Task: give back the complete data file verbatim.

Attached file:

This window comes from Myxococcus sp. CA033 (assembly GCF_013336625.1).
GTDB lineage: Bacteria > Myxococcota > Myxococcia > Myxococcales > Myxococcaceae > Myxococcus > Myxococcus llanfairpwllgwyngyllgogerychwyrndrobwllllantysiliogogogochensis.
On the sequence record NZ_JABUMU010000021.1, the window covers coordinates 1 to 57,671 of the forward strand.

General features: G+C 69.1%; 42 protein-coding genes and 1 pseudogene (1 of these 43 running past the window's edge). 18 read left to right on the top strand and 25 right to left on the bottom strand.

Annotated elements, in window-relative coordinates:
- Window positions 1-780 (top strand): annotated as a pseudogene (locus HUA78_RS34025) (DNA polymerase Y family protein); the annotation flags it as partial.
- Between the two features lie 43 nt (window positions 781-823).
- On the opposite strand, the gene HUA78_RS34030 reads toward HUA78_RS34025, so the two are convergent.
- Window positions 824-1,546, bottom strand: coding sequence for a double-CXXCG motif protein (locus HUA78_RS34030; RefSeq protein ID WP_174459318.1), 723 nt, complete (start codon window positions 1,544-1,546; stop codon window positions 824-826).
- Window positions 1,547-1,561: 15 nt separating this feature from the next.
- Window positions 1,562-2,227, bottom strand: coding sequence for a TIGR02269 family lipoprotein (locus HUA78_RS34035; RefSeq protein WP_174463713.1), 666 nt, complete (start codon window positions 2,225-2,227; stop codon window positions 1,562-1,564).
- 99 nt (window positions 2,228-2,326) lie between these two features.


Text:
This window comes from Myxococcus sp. CA033 (assembly GCF_013336625.1).
GTDB lineage: Bacteria > Myxococcota > Myxococcia > Myxococcales > Myxococcaceae > Myxococcus > Myxococcus llanfairpwllgwyngyllgogerychwyrndrobwllllantysiliogogogochensis.
On the sequence record NZ_JABUMU010000021.1, the window covers coordinates 1 to 57,671 of the forward strand.

General features: G+C 69.1%; 42 protein-coding genes and 1 pseudogene (1 of these 43 running past the window's edge). 18 read left to right on the top strand and 25 right to left on the bottom strand.

Annotated elements, in window-relative coordinates:
- Window positions 1-780 (top strand): annotated as a pseudogene (locus HUA78_RS34025) (DNA polymerase Y family protein); the annotation flags it as partial.
- Between the two features lie 43 nt (window positions 781-823).
- On the opposite strand, the gene HUA78_RS34030 reads toward HUA78_RS34025, so the two are convergent.
- Window positions 824-1,546, bottom strand: coding sequence for a double-CXXCG motif protein (locus HUA78_RS34030; RefSeq protein ID WP_174459318.1), 723 nt, complete (start codon window positions 1,544-1,546; stop codon window positions 824-826).
- Window positions 1,547-1,561: 15 nt separating this feature from the next.
- Window positions 1,562-2,227, bottom strand: coding sequence for a TIGR02269 family lipoprotein (locus HUA78_RS34035; RefSeq protein WP_174463713.1), 666 nt, complete (start codon window positions 2,225-2,227; stop codon window positions 1,562-1,564).
- 99 nt (window positions 2,228-2,326) lie between these two features.